St. John’s Riverside Hospital opened its doors as Westchester’s first hospital in 1869. At that time, approximately 14,000 residents called Yonkers their home when a small, dedicated committee of women from St. John’s Episcopal Church opened the St. John’s Invalid Home on Warburton and Ashburton Avenues to care for the poor of the parish in their time of sickness and misfortune. Officially incorporated as a charitable institution in early 1870, St. John’s became the first hospital in Westchester County.

Demand increased quickly and the fledgling institution responded. Later, in 1870, St. John’s moved to the Grove House on Woodworth Avenue and Locust Street to accommodate 30 beds. In 1894, William and Eva Cochran donated buildings on Ashburton Avenue, from Palisade Avenue to North Broadway which further increased the capacity to 100 beds.


Cochran was the first nursing school in Westchester County and among the first in the nation.

In 1896 the Cochran School graduated its first class. They were the first nursing school graduates in Westchester County and among the first in the nation. Today, more than 100 years later, we continue to offer one of the largest hospital-based nursing schools in the metropolitan region. That is the main reason why, during an era of chronic nursing shortages, St. John’s can fill its nursing positions.

In 1959, with help from the Andrus family and the Surdna Foundation, St. John’s developed and built its present 14-story, 273-bed Andrus Pavilion’ on North Broadway, which offered the most comprehensive healthcare services available.

It was a revolutionary advancement in first aid when St. John’s introduced Westchester’s first motorized ambulance in 1918. Today we continue to deliver cutting-edge technology as Westchester’s leader in quality health care. St. John’s was the first hospital in the greater New York metropolitan area to perform the ABBI breast biopsy procedure. We were the first to use a new, genetically engineered treatment for heart attack victims to prevent permanent heart damage. To better meet a community need, we recently renovated and expanded our emergency department and re-dedicated it in honor of Iris and the late Marty Walshin, whose contributions to the St. John’s community are immeasurable. Newborns at St. John’s also benefit from the construction of our brand new high-tech nursery.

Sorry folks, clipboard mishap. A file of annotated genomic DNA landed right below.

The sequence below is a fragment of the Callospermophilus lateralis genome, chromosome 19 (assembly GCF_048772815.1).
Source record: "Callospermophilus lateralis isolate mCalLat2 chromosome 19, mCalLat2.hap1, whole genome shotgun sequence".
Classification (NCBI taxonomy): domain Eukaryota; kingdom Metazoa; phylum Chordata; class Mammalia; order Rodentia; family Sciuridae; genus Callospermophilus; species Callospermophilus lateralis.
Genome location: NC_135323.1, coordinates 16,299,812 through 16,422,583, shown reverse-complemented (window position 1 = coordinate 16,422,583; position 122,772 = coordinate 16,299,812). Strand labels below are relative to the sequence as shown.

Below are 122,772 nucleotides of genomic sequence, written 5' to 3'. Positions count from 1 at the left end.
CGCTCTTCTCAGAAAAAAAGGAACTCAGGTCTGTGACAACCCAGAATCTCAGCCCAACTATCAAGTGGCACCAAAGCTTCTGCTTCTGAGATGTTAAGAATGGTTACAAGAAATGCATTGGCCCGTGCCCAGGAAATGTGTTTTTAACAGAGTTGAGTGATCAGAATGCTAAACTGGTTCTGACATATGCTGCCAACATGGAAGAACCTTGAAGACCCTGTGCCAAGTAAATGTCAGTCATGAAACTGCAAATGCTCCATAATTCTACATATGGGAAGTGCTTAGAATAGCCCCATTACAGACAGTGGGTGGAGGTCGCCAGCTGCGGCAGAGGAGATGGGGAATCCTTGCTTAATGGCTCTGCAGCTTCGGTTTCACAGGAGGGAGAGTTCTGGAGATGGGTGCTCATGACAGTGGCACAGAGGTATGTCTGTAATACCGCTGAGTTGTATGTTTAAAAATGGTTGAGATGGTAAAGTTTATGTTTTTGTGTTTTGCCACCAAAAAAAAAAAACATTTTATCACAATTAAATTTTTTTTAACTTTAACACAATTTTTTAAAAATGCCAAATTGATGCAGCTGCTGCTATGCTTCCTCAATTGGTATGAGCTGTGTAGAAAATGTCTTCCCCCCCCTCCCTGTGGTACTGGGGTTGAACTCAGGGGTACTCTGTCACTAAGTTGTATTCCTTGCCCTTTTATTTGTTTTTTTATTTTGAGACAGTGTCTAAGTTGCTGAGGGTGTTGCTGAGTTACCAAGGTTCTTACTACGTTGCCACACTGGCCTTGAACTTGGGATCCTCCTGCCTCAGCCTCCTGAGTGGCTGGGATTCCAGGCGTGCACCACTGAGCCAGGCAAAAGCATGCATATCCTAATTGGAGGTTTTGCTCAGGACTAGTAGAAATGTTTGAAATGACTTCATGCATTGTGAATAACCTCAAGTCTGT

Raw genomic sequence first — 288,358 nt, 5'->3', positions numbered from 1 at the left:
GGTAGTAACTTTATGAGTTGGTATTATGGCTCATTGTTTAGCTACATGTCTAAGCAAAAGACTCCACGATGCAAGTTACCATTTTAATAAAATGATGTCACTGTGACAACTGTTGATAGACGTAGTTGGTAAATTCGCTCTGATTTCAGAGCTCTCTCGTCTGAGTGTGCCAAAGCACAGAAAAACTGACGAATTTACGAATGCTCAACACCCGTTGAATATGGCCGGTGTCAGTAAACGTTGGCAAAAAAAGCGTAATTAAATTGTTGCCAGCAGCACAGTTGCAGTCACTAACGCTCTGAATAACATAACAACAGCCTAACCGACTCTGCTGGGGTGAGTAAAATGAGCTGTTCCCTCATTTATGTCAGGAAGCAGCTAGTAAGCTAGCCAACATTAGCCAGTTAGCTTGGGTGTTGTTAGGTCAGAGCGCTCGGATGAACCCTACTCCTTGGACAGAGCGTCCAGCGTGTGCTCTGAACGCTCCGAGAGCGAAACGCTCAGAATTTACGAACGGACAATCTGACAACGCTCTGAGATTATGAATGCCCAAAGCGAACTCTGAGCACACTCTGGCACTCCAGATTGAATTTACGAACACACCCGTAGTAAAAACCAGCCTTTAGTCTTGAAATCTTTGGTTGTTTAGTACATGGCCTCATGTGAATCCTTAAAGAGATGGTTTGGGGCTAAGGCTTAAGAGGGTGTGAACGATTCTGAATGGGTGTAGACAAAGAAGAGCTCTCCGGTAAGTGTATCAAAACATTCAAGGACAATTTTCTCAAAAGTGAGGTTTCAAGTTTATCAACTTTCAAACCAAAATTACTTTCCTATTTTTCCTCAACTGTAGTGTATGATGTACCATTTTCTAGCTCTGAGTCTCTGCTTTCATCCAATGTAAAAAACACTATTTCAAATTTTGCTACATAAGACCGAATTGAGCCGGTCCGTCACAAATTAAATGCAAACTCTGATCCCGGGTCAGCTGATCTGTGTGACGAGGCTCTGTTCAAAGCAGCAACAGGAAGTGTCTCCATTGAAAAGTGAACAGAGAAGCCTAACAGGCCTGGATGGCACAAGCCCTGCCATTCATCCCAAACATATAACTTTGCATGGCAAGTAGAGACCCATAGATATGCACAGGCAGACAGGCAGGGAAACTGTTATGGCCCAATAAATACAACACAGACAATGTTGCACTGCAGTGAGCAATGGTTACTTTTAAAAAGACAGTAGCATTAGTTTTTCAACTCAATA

In 1994, St. John’s Riverside Hospital affiliated with Yonkers General Hospital officially merged in 2001 and is now known as the ParkCare Pavilion. We renovated the existing building and constructed the ParkCare Health Center, which is an outpatient primary and specialty care center. The Behavioral Health Services Department, Westchester’s largest provider of alcoholism and substance abuse services is also head-quartered at the ParkCare Pavilion.

Also in 2001, we opened the Michael N. Malotz Skilled Nursing Pavilion, 120-bed skilled nursing, and rehabilitation facility that additionally accommodates ventilator patients. Construction of the nursing home began in 1999 after a long-focused effort of working with our community leaders, environmental groups, and the City of Yonkers.


The history of the Community Hospital at Dobbs Ferry is a proud story of how concerned citizens worked together to provide modern health and life-saving services for their families, neighbors, and friends.